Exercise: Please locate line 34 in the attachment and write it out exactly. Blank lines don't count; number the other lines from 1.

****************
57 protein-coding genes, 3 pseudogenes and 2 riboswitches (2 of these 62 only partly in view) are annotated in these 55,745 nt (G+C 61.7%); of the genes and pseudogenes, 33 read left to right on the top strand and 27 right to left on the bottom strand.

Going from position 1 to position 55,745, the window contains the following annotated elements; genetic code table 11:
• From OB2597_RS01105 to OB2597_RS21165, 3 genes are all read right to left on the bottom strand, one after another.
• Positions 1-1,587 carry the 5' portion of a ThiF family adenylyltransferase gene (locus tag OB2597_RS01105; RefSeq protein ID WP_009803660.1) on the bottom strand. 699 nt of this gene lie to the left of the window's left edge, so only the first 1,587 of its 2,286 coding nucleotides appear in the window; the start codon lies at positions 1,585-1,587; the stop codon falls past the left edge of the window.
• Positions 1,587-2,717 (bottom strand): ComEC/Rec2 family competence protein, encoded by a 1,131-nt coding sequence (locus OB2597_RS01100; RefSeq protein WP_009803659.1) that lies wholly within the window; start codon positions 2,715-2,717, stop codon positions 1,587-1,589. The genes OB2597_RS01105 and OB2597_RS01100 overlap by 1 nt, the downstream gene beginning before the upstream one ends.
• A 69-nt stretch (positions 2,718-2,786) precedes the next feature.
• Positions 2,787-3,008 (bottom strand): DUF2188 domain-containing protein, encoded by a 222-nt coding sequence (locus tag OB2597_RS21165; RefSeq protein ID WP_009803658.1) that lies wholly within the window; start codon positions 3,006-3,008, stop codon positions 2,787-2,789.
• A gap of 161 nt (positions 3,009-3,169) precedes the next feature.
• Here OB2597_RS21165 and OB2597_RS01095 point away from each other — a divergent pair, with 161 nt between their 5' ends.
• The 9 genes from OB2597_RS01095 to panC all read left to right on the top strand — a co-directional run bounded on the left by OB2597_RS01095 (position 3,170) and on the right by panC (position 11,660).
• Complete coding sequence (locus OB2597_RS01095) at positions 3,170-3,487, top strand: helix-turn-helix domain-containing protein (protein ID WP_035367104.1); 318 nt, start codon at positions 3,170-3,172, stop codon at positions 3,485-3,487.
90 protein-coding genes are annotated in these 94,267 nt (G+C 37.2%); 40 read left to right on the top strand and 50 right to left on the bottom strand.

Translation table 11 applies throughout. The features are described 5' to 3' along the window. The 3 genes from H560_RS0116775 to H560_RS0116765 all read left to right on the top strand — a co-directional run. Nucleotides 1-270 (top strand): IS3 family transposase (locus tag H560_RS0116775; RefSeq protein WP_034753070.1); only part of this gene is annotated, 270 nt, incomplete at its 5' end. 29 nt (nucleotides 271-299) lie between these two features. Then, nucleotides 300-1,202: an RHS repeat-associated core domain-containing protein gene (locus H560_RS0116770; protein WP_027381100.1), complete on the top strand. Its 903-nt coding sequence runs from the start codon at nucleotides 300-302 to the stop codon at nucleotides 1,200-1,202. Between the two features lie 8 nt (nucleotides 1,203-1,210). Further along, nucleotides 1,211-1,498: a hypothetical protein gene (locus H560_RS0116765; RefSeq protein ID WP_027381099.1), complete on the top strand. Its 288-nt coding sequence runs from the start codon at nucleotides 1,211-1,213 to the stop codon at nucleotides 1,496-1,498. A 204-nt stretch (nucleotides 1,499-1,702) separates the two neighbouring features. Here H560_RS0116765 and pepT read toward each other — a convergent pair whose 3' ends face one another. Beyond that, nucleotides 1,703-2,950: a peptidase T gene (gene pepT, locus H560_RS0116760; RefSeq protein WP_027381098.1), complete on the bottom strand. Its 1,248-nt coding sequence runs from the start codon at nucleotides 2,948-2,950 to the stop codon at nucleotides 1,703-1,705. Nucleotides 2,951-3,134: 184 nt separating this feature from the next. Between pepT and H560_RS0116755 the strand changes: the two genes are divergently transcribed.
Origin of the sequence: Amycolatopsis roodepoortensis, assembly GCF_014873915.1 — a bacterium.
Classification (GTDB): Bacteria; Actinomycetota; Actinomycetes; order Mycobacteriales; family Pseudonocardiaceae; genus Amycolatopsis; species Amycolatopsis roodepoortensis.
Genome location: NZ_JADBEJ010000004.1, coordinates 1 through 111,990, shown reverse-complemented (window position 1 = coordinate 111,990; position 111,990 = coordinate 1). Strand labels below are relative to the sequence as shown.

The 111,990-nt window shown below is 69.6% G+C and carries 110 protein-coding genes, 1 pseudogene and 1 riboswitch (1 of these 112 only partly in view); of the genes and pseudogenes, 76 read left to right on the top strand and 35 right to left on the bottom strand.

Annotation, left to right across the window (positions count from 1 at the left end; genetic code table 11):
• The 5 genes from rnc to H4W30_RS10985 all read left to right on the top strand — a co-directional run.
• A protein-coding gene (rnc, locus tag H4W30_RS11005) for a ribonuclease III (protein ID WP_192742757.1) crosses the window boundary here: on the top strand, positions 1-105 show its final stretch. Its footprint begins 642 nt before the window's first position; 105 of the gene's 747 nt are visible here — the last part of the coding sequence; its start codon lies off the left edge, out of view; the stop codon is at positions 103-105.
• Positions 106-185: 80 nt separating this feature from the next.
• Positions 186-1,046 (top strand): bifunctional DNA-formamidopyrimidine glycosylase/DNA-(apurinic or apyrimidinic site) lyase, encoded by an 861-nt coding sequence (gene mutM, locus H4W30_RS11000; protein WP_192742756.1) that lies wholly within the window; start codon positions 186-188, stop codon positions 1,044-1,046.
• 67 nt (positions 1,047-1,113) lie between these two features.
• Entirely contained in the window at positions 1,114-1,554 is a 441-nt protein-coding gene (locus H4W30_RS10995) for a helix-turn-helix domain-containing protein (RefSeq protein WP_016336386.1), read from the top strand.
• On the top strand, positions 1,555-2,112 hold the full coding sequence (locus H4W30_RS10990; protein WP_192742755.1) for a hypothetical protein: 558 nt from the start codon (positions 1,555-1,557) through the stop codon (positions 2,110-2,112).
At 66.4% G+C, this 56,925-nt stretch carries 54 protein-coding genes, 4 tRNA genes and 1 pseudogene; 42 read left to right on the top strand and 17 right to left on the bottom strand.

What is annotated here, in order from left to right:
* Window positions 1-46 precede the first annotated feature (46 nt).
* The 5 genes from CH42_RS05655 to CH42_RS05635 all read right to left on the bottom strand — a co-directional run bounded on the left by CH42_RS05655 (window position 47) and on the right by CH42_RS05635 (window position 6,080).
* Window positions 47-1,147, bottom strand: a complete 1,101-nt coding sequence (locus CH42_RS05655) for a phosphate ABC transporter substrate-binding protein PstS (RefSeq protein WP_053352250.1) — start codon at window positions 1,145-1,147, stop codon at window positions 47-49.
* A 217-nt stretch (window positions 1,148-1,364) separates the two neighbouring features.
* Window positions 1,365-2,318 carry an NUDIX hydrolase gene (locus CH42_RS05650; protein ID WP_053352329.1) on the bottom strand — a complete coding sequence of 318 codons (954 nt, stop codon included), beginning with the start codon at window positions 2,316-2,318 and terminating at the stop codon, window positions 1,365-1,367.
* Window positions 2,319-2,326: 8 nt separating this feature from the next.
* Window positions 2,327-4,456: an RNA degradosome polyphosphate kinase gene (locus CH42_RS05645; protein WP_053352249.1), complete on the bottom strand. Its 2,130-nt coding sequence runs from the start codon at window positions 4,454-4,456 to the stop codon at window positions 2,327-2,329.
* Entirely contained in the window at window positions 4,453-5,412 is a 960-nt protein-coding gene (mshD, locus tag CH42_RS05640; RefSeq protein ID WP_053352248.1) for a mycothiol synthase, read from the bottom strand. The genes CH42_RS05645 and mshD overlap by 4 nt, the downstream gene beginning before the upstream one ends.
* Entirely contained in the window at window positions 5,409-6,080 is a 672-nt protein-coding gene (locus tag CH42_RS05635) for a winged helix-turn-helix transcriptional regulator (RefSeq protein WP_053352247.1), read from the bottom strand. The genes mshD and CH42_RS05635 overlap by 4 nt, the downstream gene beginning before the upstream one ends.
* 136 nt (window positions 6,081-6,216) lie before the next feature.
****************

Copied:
* Window positions 2,327-4,456: an RNA degradosome polyphosphate kinase gene (locus CH42_RS05645; protein WP_053352249.1), complete on the bottom strand. Its 2,130-nt coding sequence runs from the start codon at window positions 4,454-4,456 to the stop codon at window positions 2,327-2,329.